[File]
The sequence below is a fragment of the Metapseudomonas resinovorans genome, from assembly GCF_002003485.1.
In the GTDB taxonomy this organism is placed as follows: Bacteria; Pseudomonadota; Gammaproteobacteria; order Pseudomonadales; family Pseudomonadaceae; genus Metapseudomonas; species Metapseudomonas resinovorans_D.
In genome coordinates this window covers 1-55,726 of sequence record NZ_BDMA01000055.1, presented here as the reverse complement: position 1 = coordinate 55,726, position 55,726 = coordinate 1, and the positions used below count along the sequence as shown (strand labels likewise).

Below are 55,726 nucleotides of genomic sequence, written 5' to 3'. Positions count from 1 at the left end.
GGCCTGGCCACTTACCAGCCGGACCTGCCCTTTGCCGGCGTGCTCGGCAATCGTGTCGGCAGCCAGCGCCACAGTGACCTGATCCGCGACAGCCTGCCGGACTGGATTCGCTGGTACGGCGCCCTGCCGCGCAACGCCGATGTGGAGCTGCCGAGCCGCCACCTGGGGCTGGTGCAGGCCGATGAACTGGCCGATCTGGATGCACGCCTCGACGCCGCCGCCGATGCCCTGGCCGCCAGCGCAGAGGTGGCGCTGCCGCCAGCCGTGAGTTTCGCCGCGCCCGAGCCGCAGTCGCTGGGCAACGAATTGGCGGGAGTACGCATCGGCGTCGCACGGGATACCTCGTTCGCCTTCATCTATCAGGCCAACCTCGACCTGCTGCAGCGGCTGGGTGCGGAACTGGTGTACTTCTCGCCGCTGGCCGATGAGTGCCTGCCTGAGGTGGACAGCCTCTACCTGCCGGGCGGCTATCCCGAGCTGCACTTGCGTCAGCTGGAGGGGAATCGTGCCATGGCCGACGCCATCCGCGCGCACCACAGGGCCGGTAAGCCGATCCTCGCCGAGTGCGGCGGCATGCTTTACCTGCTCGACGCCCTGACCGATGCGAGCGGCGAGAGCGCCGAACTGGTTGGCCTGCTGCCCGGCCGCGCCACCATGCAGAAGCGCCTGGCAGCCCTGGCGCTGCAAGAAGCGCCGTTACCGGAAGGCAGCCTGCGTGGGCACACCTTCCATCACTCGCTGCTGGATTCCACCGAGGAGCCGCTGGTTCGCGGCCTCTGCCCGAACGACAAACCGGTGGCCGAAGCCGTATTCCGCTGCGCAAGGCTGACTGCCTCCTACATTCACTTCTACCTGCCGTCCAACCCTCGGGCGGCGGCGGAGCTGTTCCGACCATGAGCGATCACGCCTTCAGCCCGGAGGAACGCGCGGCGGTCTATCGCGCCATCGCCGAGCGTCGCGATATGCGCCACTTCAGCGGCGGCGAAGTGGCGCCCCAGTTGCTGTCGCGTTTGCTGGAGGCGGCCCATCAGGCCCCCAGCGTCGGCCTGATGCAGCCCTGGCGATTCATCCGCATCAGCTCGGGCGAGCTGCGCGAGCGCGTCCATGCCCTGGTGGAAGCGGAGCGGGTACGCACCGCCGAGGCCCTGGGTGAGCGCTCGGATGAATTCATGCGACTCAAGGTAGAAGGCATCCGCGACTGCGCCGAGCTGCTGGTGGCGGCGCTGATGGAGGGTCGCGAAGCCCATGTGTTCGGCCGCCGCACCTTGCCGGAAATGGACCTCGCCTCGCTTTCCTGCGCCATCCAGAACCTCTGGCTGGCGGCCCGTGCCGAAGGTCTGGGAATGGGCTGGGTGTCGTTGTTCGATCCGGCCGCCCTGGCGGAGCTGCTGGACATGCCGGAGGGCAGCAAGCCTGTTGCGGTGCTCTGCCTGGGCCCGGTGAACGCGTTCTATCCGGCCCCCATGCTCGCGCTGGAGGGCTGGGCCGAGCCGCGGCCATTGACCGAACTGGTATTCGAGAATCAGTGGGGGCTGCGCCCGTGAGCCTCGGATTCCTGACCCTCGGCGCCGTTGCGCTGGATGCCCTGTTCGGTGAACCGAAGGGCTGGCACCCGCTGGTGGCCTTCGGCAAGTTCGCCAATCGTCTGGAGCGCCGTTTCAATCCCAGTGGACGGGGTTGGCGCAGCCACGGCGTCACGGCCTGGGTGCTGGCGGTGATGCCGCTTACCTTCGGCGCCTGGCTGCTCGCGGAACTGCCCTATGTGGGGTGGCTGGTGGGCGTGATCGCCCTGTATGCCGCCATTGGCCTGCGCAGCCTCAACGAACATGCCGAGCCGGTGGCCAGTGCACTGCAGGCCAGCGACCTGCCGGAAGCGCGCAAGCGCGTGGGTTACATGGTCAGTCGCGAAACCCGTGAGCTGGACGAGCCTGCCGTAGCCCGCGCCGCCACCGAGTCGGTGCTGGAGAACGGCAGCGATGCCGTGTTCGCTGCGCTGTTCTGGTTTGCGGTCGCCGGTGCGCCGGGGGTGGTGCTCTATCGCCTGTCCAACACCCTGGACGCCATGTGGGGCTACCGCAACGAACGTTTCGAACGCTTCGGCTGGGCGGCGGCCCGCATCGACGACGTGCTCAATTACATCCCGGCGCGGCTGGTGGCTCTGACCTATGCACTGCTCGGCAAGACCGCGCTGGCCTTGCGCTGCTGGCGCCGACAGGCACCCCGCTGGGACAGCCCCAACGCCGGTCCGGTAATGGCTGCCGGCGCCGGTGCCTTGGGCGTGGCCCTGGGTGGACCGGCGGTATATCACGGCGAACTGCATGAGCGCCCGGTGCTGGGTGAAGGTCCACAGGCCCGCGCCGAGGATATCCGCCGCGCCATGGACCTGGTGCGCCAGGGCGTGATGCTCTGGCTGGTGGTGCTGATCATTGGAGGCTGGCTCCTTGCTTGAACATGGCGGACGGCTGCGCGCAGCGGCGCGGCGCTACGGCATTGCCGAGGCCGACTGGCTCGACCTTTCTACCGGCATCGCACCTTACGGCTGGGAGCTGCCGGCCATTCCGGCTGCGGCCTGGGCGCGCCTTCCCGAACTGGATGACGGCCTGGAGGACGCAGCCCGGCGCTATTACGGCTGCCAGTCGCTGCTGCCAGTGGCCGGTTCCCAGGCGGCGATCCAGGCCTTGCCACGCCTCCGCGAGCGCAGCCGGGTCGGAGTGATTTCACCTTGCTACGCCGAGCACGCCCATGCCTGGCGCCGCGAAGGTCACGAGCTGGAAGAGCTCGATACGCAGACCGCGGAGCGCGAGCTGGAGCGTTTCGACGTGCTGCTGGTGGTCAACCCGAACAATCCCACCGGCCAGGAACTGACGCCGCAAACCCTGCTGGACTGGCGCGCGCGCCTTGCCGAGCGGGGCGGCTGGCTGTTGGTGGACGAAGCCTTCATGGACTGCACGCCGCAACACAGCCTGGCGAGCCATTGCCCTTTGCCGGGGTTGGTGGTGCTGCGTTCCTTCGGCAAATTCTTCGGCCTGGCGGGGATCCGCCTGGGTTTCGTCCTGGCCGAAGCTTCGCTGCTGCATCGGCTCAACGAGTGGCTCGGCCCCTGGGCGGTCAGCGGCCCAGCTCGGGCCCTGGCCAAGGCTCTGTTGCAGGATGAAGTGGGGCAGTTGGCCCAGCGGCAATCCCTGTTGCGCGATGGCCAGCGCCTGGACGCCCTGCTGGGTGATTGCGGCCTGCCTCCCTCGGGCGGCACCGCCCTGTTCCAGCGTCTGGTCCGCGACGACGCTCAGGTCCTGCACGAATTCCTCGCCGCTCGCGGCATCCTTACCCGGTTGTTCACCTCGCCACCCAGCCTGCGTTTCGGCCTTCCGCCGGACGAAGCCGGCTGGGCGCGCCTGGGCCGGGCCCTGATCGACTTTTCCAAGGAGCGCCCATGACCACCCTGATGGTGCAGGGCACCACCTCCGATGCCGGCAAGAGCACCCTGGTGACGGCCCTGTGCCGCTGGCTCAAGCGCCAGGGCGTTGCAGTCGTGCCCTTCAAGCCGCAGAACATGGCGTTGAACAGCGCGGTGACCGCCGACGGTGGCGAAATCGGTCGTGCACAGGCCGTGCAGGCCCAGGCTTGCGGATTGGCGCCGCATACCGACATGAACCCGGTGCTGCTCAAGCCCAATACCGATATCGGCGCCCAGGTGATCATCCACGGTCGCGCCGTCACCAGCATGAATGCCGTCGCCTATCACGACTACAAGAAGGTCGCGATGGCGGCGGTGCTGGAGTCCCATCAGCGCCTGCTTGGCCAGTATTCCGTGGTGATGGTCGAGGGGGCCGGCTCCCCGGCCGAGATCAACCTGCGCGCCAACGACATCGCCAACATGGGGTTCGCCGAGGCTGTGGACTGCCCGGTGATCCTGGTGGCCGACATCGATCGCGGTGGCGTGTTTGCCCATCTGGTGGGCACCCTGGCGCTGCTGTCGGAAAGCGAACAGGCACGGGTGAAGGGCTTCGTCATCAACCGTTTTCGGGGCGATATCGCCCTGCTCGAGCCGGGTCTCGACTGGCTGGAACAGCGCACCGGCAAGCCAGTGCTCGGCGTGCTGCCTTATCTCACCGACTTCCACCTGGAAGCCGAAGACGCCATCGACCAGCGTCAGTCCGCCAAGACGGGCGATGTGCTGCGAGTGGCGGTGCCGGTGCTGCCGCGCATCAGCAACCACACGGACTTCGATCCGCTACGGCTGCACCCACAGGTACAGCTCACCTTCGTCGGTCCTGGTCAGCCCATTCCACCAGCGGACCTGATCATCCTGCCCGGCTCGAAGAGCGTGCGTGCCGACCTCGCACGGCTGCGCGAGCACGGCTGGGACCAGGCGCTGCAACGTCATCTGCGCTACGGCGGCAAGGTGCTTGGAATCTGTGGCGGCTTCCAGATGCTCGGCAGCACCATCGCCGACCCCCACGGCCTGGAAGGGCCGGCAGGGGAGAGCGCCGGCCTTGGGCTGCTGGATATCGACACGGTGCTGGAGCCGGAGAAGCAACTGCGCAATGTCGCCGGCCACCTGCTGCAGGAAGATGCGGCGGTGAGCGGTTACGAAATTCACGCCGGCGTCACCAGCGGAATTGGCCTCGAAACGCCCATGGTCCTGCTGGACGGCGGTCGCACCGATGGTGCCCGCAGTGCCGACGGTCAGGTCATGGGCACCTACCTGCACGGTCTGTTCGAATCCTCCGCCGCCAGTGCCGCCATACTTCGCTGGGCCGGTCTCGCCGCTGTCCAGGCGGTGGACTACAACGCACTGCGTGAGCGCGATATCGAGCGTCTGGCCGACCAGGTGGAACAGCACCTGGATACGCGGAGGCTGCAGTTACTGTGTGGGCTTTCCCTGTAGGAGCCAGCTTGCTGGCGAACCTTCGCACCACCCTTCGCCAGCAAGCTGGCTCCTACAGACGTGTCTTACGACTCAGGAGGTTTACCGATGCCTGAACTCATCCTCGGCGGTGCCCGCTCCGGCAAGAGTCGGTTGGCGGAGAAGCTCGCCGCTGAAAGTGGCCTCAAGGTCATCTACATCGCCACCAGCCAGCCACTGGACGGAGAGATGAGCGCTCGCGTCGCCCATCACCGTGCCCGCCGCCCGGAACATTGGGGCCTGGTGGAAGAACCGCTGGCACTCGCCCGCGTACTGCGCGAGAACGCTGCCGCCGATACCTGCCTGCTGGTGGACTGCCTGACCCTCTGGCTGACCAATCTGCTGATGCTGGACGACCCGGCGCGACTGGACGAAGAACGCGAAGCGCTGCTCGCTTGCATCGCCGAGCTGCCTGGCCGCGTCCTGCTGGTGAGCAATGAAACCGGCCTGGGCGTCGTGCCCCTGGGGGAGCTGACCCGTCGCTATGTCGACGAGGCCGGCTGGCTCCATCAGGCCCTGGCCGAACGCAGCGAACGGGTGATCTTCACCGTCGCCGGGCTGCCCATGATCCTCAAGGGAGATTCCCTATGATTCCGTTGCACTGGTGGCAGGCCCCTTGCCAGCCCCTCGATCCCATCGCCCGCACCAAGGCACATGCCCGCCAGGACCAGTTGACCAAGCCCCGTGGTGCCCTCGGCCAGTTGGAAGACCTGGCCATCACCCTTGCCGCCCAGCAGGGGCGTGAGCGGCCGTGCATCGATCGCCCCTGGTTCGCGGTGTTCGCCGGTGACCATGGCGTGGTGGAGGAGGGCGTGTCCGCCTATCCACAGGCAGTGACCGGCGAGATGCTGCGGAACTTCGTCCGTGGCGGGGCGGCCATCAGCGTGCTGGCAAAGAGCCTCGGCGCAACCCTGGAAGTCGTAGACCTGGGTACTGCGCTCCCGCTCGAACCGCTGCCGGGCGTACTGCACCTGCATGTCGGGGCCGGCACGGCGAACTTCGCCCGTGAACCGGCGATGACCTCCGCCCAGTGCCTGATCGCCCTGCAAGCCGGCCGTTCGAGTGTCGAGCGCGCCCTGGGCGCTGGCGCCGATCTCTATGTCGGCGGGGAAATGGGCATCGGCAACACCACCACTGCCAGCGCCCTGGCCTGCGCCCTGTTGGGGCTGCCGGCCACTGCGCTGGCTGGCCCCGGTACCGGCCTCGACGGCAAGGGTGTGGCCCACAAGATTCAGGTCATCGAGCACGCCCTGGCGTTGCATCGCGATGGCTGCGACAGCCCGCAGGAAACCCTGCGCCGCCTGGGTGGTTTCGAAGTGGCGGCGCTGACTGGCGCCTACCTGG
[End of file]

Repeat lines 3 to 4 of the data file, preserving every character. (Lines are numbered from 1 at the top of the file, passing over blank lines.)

In genome coordinates this window covers 1-55,726 of sequence record NZ_BDMA01000055.1, presented here as the reverse complement: position 1 = coordinate 55,726, position 55,726 = coordinate 1, and the positions used below count along the sequence as shown (strand labels likewise).

Below are 55,726 nucleotides of genomic sequence, written 5' to 3'. Positions count from 1 at the left end.